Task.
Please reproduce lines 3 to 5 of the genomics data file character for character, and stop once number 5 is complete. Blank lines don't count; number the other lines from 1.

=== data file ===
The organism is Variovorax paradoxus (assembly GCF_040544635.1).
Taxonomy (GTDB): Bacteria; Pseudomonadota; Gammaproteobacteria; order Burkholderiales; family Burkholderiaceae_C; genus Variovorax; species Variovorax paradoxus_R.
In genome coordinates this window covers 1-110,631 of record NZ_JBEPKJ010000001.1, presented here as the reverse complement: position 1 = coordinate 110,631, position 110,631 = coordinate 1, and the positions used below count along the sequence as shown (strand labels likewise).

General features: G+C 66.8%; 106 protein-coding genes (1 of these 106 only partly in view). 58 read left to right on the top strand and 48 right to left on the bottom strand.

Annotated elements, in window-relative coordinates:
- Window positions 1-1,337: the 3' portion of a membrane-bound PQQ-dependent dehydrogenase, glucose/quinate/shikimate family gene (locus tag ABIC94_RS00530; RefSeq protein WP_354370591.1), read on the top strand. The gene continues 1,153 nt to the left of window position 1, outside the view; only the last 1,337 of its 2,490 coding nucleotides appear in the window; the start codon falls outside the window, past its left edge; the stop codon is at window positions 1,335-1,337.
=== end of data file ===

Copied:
In genome coordinates this window covers 1-110,631 of record NZ_JBEPKJ010000001.1, presented here as the reverse complement: position 1 = coordinate 110,631, position 110,631 = coordinate 1, and the positions used below count along the sequence as shown (strand labels likewise).

General features: G+C 66.8%; 106 protein-coding genes (1 of these 106 only partly in view). 58 read left to right on the top strand and 48 right to left on the bottom strand.

Annotated elements, in window-relative coordinates: